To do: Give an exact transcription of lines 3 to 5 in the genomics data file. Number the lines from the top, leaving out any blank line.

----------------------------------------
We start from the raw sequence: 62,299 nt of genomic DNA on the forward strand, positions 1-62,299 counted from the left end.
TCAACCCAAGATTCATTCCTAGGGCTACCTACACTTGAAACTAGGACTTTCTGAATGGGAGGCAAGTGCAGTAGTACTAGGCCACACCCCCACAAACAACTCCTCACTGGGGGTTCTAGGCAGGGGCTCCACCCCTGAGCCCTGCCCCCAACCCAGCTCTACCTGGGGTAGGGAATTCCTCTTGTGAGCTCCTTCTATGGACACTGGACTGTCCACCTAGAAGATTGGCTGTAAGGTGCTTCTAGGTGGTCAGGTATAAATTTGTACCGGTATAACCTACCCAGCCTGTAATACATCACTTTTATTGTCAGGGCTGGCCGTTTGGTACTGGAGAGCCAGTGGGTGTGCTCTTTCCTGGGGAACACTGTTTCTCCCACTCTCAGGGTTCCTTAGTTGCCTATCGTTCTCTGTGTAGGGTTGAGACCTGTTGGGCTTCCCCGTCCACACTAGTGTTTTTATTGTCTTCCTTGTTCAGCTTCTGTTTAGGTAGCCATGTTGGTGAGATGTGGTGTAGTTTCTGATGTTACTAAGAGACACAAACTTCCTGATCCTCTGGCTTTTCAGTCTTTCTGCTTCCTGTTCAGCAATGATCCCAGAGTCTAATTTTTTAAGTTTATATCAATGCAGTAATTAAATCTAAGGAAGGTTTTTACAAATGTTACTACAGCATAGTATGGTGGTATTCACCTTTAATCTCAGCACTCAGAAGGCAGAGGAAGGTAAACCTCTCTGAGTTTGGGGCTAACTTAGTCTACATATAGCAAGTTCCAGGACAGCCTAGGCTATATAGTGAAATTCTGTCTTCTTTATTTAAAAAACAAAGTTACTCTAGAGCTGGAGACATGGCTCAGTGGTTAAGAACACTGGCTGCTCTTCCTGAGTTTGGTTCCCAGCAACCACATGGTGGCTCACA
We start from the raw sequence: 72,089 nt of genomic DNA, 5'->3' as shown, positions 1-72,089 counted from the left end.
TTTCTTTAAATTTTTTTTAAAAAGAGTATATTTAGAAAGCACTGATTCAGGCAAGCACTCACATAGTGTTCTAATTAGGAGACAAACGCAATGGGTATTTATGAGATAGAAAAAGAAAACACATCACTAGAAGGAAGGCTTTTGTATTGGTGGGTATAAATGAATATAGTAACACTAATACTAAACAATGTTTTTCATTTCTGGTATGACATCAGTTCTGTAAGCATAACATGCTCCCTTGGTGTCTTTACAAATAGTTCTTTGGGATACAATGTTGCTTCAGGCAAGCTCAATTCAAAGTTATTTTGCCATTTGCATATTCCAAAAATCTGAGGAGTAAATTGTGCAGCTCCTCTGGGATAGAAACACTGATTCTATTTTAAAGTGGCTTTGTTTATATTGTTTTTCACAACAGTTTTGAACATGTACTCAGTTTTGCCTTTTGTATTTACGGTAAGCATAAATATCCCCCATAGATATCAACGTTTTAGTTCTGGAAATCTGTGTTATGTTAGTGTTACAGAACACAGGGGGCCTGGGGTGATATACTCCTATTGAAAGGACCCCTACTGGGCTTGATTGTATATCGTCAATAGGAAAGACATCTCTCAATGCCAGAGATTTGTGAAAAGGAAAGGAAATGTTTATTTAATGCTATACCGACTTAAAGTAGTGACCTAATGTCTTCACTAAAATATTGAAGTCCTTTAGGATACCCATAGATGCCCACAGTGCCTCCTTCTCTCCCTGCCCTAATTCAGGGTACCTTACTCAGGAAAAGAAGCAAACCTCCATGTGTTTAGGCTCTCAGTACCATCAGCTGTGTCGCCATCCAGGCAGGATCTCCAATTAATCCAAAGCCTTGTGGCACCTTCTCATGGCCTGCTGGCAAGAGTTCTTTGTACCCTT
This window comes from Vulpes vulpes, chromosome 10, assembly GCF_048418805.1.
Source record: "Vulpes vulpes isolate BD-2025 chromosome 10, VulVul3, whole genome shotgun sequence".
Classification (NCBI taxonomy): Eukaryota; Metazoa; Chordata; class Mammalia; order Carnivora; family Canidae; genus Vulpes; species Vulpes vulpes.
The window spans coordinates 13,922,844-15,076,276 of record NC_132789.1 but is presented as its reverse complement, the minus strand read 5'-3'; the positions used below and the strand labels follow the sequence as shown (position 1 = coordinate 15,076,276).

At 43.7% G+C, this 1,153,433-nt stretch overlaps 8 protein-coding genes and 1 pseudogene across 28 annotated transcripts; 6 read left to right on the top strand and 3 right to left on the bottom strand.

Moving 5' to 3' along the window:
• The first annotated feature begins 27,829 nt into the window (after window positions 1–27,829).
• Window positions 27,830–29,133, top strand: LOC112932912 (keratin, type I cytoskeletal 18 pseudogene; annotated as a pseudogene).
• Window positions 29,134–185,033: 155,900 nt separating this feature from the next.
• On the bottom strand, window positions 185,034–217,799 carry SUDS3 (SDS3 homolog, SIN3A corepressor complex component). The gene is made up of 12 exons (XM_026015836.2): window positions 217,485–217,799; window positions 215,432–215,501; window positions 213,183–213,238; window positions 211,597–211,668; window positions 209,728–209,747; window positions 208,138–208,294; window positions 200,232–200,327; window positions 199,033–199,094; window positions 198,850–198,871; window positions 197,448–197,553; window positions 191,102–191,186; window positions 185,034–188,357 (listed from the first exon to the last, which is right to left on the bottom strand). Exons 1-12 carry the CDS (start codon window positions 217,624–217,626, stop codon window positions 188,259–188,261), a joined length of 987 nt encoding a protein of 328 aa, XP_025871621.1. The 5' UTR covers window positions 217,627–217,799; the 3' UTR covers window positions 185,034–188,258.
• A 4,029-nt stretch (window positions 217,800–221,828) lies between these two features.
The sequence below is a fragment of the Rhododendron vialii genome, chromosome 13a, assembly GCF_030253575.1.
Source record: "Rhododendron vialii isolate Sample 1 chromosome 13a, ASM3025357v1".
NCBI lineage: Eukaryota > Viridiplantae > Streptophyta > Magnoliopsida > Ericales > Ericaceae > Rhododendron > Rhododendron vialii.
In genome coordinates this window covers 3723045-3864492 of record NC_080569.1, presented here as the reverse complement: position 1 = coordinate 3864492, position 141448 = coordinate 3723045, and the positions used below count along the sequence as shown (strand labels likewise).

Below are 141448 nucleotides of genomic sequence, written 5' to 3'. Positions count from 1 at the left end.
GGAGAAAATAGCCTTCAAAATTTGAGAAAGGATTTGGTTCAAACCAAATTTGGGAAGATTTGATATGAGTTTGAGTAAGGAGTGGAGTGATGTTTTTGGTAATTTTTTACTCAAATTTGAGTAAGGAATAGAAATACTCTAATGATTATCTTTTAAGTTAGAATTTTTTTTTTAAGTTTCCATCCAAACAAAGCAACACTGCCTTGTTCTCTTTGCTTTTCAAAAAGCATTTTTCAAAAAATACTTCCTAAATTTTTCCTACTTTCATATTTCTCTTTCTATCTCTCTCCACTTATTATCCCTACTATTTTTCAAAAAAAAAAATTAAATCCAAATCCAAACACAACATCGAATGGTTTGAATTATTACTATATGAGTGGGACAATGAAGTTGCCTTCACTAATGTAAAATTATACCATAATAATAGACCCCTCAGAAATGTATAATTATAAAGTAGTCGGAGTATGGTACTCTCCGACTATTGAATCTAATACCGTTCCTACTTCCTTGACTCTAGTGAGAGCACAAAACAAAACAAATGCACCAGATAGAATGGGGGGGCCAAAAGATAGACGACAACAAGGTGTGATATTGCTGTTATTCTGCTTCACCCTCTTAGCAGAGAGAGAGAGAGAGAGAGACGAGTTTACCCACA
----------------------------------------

We start from the raw sequence: 72,089 nt of genomic DNA, 5'->3' as shown, positions 1-72,089 counted from the left end.
TTTCTTTAAATTTTTTTTAAAAAGAGTATATTTAGAAAGCACTGATTCAGGCAAGCACTCACATAGTGTTCTAATTAGGAGACAAACGCAATGGGTATTTATGAGATAGAAAAAGAAAACACATCACTAGAAGGAAGGCTTTTGTATTGGTGGGTATAAATGAATATAGTAACACTAATACTAAACAATGTTTTTCATTTCTGGTATGACATCAGTTCTGTAAGCATAACATGCTCCCTTGGTGTCTTTACAAATAGTTCTTTGGGATACAATGTTGCTTCAGGCAAGCTCAATTCAAAGTTATTTTGCCATTTGCATATTCCAAAAATCTGAGGAGTAAATTGTGCAGCTCCTCTGGGATAGAAACACTGATTCTATTTTAAAGTGGCTTTGTTTATATTGTTTTTCACAACAGTTTTGAACATGTACTCAGTTTTGCCTTTTGTATTTACGGTAAGCATAAATATCCCCCATAGATATCAACGTTTTAGTTCTGGAAATCTGTGTTATGTTAGTGTTACAGAACACAGGGGGCCTGGGGTGATATACTCCTATTGAAAGGACCCCTACTGGGCTTGATTGTATATCGTCAATAGGAAAGACATCTCTCAATGCCAGAGATTTGTGAAAAGGAAAGGAAATGTTTATTTAATGCTATACCGACTTAAAGTAGTGACCTAATGTCTTCACTAAAATATTGAAGTCCTTTAGGATACCCATAGATGCCCACAGTGCCTCCTTCTCTCCCTGCCCTAATTCAGGGTACCTTACTCAGGAAAAGAAGCAAACCTCCATGTGTTTAGGCTCTCAGTACCATCAGCTGTGTCGCCATCCAGGCAGGATCTCCAATTAATCCAAAGCCTTGTGGCACCTTCTCATGGCCTGCTGGCAAGAGTTCTTTGTACCCTT
This window comes from Vulpes vulpes, chromosome 10, assembly GCF_048418805.1.